Google and Lenovo showcasing Project Tango at MWC in Barcelona
Project Tango, unveiled nearly two years ago by Google, allows devices to map the 3D space around them in real-time using a combination of cameras and sensors. That means that smartphones, tablets or other devices can measure the dimensions of a room, measure distances between objects or display them in a camera’s view as augmented reality. Pretty amazing technology.
Last month during CES 2016 in Las Vegas Google and Lenovo announced that they’ve teamed up to build and sell the first smartphone that could be able to support. We didn’t have to wait for the first results too long. This week during Mobile World Congress 2016 in Barcelona two companies showcased the technology in Museum National d’Art de Catalunya.
The technology has been used to navigate inside the museum’s building and to point you to the most interesting pieces of art. Tango uses 3D motion tracking and cameras with depth sensing not only to map the interiors but also to position your device in a surrounding space to let it know exactly where it is and how it moves in relation to the world around it.
The first impressions were quite positive but most of the reviews reports that the navigation software is still far from being perfect. The is no doubt that there is a huge potential in the solution. Here is a short review from Android Central:
Of course from our perspective the most interesting part of the project is not the navigation itself but the real-time mapping potential of the technology that could bring indoor location industry to the next level.
The companies are planning to launch the first Tango-supporting device in couple of months. Meanwhile Google announced an app incubator program to motivate developers to create apps and games for the new platform. The best will receive funding and be featured on Lenovo’s phone out of the box.
Technological Breakthroughs Paving the Way for Robots
Pop culture paints a picture of our collective imagination, and we are enamored with the concept of robots. When they first appeared in print or film, they were our way of rationalizing and making sense of how technology was changing our world. We imbued on them our hopes for progress and our fears about the rapid developments of society and the loss of our humanity.
We have undoubtedly gone a long way, turning robots from science fiction to science fact, beginning with the earliest modern robots like George Devol’s “Unimate” to Japan’s ubiquitous ASIMO. Today, albeit quietly, robots are everywhere. They’re flying in our skies helping farmers make better agricultural decisions. They’re diving into oceans to survey salt or carbon concentration. They’re at assembly lines putting together our smartphones and gadgets with utmost precision. They’re even in other planets, gathering scientific evidence.
Nonetheless, people are still disappointed. Sure, we’ve progressed so much in the past decades but the robots we have today still do not measure up to what literary wordsmiths like Isaac Asmiov or visionary filmmakers like Stanley Kubrick have compelled us to aspire for. What’s constantly impeding the progress of robots is the availability of cutting edge technology to support the kind of functionality that is desired. Essentially, it is technology that will pave the way for the robots of the future.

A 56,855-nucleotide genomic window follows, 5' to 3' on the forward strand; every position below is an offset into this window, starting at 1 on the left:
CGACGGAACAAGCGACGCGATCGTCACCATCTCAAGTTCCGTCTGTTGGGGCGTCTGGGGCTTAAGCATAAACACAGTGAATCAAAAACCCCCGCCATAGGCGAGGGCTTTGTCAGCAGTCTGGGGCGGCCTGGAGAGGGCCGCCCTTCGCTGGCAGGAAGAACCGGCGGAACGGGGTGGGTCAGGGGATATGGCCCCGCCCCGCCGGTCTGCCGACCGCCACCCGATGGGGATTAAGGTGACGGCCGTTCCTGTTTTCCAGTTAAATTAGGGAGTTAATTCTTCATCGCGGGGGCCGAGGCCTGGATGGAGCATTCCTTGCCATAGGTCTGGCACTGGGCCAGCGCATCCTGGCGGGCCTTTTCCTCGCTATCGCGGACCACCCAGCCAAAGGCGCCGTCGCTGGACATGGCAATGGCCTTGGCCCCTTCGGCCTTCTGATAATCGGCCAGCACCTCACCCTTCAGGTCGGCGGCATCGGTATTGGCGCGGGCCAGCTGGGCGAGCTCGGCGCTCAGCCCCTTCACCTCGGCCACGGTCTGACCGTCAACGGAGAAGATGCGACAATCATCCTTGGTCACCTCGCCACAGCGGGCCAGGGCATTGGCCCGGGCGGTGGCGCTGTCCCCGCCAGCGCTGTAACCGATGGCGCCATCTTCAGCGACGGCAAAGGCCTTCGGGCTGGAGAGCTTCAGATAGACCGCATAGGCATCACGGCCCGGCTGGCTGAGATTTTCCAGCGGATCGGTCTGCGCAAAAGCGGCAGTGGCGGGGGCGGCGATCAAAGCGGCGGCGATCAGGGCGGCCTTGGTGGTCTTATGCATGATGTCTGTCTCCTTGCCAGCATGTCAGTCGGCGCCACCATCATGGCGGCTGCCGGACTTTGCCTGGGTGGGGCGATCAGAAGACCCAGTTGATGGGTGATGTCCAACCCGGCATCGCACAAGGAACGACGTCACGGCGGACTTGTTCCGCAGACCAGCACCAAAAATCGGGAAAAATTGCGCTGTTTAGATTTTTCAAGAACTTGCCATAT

This couldn’t be any truer for us at PrecisionHawk. Innovations, like better artificial intelligence or even 3D printing, have allowed us to push the capabilities of our platform to more effectively meet the needs of our clients. Technology allows us to be more ambitious and daring about the advances that we introduce.
In the case of robots, I believe that there are four fundamental breakthroughs that will help usher in the robotic technology that we have always dreamt of. With the momentum that we have today, a literal arms race in chip quality and game-changing technologies like quantum computing and the memresistor looming in the horizon, a lot’s about to change for robots in the next few decades.
Better Sensors for Better Robots
Think about how humans function. We perceive the world around us—see it, smell it, feel it, taste it—and from these sensations we are able to think about what to do next. Our decisions are shaped by what we are able to sense. Essentially, sensation is the foundation of our cognition. This is the same for robots. Better sensors translate to more efficient robots. While current sensors provide robots rudimentary vision, hearing and touch, much can still be done.
Imagine, for example, robots that have advanced tactile sensors. Not only will they be able to see and hear humans, the ability to touch provides a totally new dimension of interaction. Additionally, tactile sensors can also help robots understand the physical properties of objects better but this depends on providing the robot with a sense of “self” and allowing it to differentiate this “self” from the external space around it. Key innovations could come from so-called robotic skins equipped with high level transduction sensors.